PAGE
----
• Assessment and Releases: She meets with new clients in-person to conduct a biopsychosocial assessment to understand their background, figure out what services a client might be interested in, and what might be helpful or a problem for them in the future. For example, if someone has Sex Offender status they are barred from a lot of housing options and government services. Or if their parent passed away, they may be eligible for different types of Survivor's Benefits. Really getting to know the client and their background is important for building a reentry plan that will work the best for that person and doesn't miss anything in their life that will affect their success. Then, she asks the person to sign some 'releases' to allow Amanda to talk to other agencies and people about the person.

    • Amanda's role is "HIPAA compliant", meaning she legally cannot share information about her clients with someone unless she has a Release of Information signed by the client to share information with that person or the agency they work for (under a federal law about privacy of health insurance: read more at That means, for example, to call a client's mom and tell her about the clients' plan, or to call a substance abuse clinic to set up an appointment, Amanda has to have a signed Release of Information stating that she can share information with that specific person or organization.


  • Gathering info: Then, Amanda gathers information on the agencies and people that might be able to fulfill these needs, makes phone calls, sets up appointments, and gets applications ready.


  • Meeting again: She'll meet with the client again to fill out applications or forms (like a Department of Social Services application for different government benefits), to discuss the options for agencies and resources and decide on the right one, discuss other needs the person has, and keep track of their case and release date. For the rest of the time before someone is released, she keeps checking on them, discussing the reentry plan and anything else happening with their case or anything else they're worried about with reentry.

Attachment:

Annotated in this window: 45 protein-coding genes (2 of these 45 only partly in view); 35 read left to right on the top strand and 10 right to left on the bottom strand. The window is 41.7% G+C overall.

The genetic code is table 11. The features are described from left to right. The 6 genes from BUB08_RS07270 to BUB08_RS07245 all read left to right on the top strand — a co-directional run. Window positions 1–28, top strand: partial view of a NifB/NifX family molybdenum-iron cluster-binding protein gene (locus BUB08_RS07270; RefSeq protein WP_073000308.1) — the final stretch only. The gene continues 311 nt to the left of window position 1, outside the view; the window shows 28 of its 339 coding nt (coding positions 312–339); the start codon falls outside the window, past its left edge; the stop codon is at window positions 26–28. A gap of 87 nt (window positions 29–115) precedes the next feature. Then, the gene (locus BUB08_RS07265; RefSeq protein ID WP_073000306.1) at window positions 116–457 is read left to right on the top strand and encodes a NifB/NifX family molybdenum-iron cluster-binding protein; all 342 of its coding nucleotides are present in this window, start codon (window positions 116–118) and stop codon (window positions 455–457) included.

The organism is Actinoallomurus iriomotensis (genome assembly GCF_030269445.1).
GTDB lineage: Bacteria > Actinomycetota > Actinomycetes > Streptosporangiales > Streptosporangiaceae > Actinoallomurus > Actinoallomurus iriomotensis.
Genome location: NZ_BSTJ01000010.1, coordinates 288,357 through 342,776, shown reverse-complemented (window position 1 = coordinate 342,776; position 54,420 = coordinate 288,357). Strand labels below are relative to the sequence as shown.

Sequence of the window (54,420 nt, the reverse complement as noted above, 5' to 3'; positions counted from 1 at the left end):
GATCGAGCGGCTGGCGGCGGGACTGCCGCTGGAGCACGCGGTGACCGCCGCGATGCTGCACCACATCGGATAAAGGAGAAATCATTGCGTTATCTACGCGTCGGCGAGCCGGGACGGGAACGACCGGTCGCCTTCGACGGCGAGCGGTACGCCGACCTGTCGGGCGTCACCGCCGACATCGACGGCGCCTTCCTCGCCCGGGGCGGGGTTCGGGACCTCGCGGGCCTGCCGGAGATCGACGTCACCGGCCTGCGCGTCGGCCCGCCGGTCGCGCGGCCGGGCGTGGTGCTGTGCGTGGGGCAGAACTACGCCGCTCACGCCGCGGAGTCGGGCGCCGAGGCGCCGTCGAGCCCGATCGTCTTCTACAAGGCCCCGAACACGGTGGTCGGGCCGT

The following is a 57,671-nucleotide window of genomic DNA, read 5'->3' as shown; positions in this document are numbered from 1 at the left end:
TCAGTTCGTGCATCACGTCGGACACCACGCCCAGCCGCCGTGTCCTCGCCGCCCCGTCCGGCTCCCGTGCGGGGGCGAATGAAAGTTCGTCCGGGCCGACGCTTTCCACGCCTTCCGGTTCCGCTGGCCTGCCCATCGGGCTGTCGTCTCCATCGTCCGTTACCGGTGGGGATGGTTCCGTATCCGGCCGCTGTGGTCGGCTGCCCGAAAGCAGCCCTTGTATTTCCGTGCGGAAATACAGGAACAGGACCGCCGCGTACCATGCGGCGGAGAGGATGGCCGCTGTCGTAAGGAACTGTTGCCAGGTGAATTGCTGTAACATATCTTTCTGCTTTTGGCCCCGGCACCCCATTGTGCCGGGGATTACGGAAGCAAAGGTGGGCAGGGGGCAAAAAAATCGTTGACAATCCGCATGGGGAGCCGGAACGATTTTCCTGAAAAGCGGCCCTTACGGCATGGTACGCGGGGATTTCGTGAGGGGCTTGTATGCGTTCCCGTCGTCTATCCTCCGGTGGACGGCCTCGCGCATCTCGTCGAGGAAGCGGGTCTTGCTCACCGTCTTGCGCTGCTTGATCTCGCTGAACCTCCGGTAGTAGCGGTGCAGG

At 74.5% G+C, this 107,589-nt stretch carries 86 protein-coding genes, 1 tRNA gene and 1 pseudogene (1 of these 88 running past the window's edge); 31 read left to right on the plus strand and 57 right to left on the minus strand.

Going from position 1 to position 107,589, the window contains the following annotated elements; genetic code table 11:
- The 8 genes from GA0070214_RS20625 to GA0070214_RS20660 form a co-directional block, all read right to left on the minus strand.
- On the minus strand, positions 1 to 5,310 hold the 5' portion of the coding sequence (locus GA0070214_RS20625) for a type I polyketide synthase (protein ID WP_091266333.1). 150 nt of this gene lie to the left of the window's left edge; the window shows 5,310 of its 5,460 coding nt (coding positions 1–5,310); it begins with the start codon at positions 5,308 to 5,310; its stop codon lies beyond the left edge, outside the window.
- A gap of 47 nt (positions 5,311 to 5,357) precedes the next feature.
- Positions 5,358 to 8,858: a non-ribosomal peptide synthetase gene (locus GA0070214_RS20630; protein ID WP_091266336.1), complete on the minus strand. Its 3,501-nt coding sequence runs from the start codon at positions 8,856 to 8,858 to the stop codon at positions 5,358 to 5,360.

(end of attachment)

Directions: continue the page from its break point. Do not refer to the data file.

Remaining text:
• Follow-up in the community: After they're released, Amanda tries to provide a continuity of care by offering to meet with clients in the community after they're released. Before COVID-19, she would often set a meeting time and place with clients in the first few days after they're released to check in, see how they're doing, and see if there is anything else they need. 

    • Providing Continuity of Care: Clients have ABLE's contact information and can reach out anytime in the future if they want or need more help. If she doesn't hear from a client after they're released, Amanda will reach out if she has contact information to see how they're doing, if they made it to their appointments, and if they would like any more help or just to talk things out. She will also reach out to service providers the client is connected to (if she has a signed Release of Information to do so) to see if the client went to their appointments.